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Aquila, the Eagle

The brightest star in Aquila is Altair, "the eagle," a white star that is about 17 light-years from Earth. Altair is the southern point of a pattern of three bright stars called the Summer Triangle. (Deneb, in the constellation Cygnus, forms the triangle's northeastern point. Vega, in Lyra, is in the northwest. Altair is nice and bright and easy to find right up to the beginning of winter.)

Ursa Major, the Great Bear

Of all the star patterns in the sky, the Big Dipper is the most universally recognized. The dipper's seven bright stars form a portion of the great bear. It's hard to see the rest of the bear, especially from light-polluted cities.

After you locate the dipper, look at the two stars that mark the outer edge of its bowl. Now connect these two stars, then extend the line above the dipper's bowl. Polaris, the north star, lies along this line, about five times the distance between the two pointers. No matter where the Big Dipper is in our sky, those two stars always point to Polaris.

Leo, the Lion

Leo's brightest star is blue-white Regulus, one of the brightest stars in the night sky. It is about 79 light-years away. Regulus rises almost due east, with the body of the lion following it into the sky over the next couple of hours. Once Regulus climbs into the sky, look to its left — toward the north — for the backwards question mark, known as the Sickle, that outlines his head and mane.

About two hours later, look low in the east for Leo's tail — a white star named Denebola, which comes from an Arabic name that, appropriately enough, means "tail of the lion."

Boötes, the Herdsman

Arcturus, the fourth-brightest star in Earth's night sky, is about 25 times larger than the Sun, and it produces about a hundred times as much energy. But Arcturus is nearing the end of its life. In astronomical parlance, Arcturus has moved off the main sequence and entered the "giant" phase of its life.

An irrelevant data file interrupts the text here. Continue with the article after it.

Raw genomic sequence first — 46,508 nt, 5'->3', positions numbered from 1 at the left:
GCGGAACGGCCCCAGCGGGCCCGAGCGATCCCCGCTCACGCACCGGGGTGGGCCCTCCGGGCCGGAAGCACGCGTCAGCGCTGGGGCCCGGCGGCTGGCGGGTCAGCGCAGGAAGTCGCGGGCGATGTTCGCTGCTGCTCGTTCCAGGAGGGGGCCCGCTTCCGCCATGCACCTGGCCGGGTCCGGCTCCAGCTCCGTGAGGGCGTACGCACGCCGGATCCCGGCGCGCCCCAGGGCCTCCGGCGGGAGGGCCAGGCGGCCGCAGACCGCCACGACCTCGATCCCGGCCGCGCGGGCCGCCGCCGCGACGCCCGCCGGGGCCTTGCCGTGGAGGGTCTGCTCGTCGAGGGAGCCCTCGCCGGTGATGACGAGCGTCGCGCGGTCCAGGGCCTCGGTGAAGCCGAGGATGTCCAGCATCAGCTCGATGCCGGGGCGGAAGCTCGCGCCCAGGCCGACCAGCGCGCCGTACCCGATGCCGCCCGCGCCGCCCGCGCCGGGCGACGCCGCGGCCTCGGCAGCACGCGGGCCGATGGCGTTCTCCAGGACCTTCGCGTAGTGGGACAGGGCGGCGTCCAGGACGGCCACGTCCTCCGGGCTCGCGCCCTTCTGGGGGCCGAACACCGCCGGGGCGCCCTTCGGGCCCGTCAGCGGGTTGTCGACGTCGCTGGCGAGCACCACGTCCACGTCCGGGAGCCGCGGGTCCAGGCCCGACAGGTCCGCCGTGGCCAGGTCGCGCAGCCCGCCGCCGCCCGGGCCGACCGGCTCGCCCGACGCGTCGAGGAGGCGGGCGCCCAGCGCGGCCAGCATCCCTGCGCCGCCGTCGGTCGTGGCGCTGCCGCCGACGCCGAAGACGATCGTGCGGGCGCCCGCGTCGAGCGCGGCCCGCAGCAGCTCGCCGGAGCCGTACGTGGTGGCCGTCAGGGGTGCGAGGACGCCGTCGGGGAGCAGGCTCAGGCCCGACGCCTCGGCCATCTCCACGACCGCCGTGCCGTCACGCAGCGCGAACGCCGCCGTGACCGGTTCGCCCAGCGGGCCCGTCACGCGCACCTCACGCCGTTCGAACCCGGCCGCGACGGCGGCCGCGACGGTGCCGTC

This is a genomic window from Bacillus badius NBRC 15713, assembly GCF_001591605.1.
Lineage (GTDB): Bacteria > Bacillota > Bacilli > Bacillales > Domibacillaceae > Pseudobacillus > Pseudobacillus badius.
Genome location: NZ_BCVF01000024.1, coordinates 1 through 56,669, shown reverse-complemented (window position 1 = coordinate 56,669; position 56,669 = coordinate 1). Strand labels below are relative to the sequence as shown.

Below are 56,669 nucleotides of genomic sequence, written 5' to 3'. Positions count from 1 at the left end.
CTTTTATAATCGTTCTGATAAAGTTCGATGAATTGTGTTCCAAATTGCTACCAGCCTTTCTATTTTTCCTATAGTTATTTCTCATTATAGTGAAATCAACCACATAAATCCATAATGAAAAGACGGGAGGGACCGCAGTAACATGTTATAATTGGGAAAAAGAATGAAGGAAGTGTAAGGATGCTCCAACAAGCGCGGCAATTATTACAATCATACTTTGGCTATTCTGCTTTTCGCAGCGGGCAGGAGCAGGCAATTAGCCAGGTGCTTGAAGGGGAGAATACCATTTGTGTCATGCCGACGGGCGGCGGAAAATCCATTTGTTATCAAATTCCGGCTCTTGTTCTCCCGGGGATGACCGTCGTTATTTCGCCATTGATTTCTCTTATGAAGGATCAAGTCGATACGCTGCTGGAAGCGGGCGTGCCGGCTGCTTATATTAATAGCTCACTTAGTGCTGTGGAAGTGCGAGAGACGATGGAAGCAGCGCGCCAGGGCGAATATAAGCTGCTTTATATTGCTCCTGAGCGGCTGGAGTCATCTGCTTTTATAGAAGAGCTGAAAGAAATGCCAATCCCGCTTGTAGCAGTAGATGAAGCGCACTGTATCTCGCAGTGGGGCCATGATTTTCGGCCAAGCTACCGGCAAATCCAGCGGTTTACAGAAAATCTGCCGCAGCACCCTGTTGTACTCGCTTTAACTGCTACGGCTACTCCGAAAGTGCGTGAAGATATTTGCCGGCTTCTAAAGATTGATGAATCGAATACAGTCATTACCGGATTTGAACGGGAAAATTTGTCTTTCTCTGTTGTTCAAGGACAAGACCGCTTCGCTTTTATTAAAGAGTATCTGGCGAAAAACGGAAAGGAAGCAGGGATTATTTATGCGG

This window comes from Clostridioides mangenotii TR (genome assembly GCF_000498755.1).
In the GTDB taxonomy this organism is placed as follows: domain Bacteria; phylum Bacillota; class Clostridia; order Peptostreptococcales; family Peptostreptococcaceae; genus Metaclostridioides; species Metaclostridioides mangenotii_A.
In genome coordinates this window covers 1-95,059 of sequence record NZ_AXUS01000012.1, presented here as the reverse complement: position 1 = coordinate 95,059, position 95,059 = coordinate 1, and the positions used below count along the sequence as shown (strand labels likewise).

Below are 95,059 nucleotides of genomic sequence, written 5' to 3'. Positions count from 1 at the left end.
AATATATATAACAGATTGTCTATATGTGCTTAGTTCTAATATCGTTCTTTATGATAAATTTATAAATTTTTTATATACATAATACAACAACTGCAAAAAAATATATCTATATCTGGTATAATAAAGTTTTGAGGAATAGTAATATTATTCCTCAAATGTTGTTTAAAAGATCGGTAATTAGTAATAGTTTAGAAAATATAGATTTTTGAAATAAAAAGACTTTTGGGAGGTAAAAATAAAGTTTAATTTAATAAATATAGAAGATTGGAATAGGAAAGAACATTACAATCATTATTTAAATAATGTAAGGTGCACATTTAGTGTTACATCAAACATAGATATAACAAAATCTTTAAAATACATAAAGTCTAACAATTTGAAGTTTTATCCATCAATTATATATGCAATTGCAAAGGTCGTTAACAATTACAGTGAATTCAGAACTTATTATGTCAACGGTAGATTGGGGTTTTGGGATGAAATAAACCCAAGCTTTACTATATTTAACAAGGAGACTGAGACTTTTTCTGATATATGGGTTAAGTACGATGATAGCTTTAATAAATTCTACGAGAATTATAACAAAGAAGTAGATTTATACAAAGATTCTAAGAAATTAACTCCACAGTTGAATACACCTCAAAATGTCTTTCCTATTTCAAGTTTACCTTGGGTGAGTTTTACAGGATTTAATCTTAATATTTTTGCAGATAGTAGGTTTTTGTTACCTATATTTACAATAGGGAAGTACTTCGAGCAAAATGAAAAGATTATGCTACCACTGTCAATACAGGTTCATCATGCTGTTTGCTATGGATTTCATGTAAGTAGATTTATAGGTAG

Energy: Tools of the Trade

When we look at a rainbow, we see sunlight spread out into red, orange, yellow, green, blue, and violet. But this familiar palette of colors represents just a small part of a much larger "spectrum" of energy, which includes radio waves, X-rays, and many other kinds of energy that our eyes cannot see. Over the past century, using new types of telescopes that can detect these previously invisible waves, astronomers have discovered a wide variety of new objects and gained important new insights into the workings of the universe.

Dark Energy

One of the most stupendous discoveries in astronomy came with the recent application of supernovae -- the explosions of massive stars -- to study the shape and fate of the universe. The shocking results: The universe seems to be pervaded with a previously unknown, and still unexplained, "dark energy" that works against gravity and is apparently accelerating the universe to a bleak fate of eternal expansion.

Dark Matter

All of the stars, galaxies, and nebulae seen by telescopes make up only four percent of the contents of the universe. Scientists are unsure about the nature of the rest.

A large part of our universe is made up of so-called "dark matter," which emits no detectable energy, such as visible light, X-rays, or radio waves. However, it reveals itself by its gravity, just like a magnet underneath a table betrays its presence by attracting paperclips and pins.

Age of the Universe

Astronomers use several different methods to date the universe. In recent years, results from these differing methods have been coming into closer agreement.

One method of determining the universe's age involves finding the oldest stars and deciphering their ages based on knowledge of how stars are born, evolve, and die. White dwarf stars are particularly good candidates for these studies. They are the burned-out cinders of stars that were once like the Sun.

The Whole Universe

Cosmology deals with one of mankind's earliest questions: what is the nature of the world? Ancient civilizations believed that Earth was flat, and covered with a spherical dome on which the Sun, Moon, planets, and stars resided. In the second century A.D., the Ptolemaic system moved Earth to the universe's center. In the mid 1500s, the Copernican system placed the Sun at the universe's center.